Where is the paperless office?

June 23, 2000

A survey of internet use has coined a new phrase - 'former user'. Steve Woolgar writes.

The current rate of straightforward rapid expansion of use of the internet may not continue. This is one message emerging from recent research.

The Pounds 3 million Virtual Society? research programme - set up to discover whether new technologies are leading to real changes in the way we communicate and do business - is coming to a close. Its latest findings, presented this week at a conference in London, reveal that although there is an overall growth in use of the internet, the rise conceals some significant counter trends.

In particular, researchers found they needed to deploy the category "former user" with notably large numbers of teenagers stopping using the net. Of course, these youngsters may come back, perhaps with third-generation mobiles. But the drop-offs should make us pause for thought.

The researchers also discovered that new technologies tend to supplement rather than replace existing organisations. The much-vaunted "paperless office" is an iconic casualty in this regard: email and the internet do not replace existing modes of communication but work as an "add-on" alongside older technologies such as fax and phone.

In fact, not only do new technologies supplement existing activities, they can actually stimulate more real world activity: the more virtual the more real. Classic examples here are the findings that teleworkers end up travelling more than their non-computer connected counterparts; that internet versions of virtual museums tend to generate more visitors to actual museums; that the online publication of academic articles has led to an increase in subscriptions; and that electronic communications have stimulated greater worldwide travel.

Finally, the researchers found that the social context remains paramount in the successful implementation of new technologies. It is evident, for example, that the new access points, cybercafes and telecottages and the like, the potential gateways to the virtual society for the otherwise socially excluded, are most successful where they build on existing social arrangements. Kiosks in city centres tend not to work as well as internet clubs insinuated into the routine activities of the local Women's Institute.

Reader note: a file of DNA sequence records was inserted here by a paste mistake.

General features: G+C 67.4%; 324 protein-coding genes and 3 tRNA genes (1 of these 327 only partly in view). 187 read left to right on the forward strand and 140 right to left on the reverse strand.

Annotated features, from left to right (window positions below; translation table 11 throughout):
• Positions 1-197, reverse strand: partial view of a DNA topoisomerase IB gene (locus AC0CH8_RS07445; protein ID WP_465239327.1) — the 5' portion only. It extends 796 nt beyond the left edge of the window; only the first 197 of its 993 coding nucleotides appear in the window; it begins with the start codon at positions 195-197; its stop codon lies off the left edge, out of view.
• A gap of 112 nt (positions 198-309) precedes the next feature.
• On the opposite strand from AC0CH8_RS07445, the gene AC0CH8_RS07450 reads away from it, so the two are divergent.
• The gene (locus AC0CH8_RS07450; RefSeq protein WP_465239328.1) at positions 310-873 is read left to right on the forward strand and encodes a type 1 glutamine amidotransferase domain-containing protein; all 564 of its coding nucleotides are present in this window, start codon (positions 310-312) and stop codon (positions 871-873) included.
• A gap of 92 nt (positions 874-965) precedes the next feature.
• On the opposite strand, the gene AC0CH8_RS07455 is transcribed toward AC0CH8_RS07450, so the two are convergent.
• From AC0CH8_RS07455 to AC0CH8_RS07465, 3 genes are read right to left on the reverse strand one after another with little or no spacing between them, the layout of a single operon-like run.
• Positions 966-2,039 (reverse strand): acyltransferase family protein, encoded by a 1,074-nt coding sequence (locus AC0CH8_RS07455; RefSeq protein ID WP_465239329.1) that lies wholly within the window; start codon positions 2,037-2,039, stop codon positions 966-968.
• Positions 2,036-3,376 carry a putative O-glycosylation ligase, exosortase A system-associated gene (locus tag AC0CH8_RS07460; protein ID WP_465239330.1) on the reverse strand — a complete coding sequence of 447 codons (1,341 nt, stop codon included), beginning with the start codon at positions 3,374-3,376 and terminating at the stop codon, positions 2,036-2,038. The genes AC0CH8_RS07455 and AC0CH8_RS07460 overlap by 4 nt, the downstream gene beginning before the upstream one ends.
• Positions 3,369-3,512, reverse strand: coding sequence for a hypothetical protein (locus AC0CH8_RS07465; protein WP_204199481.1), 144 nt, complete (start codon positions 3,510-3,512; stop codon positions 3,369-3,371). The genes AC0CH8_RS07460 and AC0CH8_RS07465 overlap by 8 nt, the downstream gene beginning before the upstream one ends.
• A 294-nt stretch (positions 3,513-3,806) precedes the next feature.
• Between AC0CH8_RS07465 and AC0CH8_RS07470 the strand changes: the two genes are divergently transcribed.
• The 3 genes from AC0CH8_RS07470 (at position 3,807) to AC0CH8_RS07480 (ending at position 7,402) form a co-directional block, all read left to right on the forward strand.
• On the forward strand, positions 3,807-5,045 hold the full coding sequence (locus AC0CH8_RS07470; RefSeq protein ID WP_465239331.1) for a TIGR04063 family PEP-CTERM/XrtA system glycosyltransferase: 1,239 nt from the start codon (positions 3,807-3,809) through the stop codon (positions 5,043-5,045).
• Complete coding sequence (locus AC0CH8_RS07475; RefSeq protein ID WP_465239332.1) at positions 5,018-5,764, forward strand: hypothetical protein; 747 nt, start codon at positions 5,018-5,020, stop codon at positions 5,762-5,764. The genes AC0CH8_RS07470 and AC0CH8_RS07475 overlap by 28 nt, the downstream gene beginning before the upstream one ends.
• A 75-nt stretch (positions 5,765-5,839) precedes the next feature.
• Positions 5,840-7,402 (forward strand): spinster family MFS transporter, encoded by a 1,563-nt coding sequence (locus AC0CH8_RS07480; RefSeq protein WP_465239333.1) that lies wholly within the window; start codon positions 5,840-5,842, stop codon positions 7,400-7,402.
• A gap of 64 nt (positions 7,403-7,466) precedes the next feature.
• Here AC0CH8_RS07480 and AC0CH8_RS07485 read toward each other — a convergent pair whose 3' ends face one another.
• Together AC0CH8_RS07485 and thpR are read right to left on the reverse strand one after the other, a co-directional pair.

Undertaking serious research into how the new technologies are used is just one half of a major intellectual challenge. The other half is to convey both the results and the necessary attitude to those in government, policy, business and industry who are responsible for key decisions.

The UK government has embraced the idea of taking full advantage of the opportunities afforded by the new technologies, while keeping a careful eye on problems of social exclusion. Prime minister Tony Blair recently promised that everyone would have access to the internet within the next five years. But there is as yet little clear sense of what "access" will mean or of how we make the transition from mere "access" to meaningful use.

It might be timely to ponder some of the findings of our research - to try to establish a tone of "positive scepticism" in place of the current extremes of gung-ho enthusiasm, on the one hand, and doom and gloom Luddism on the other.

Steve Woolgar is professor of sociology at Brunel University and director of the Virtual Society? programme funded by the Economic and Social Research Council.

* "Delivering the Virtual Promise?", a one-day conference, took place on Monday at the QEII Centre in London. Visit www.virtualsociety.org.uk.

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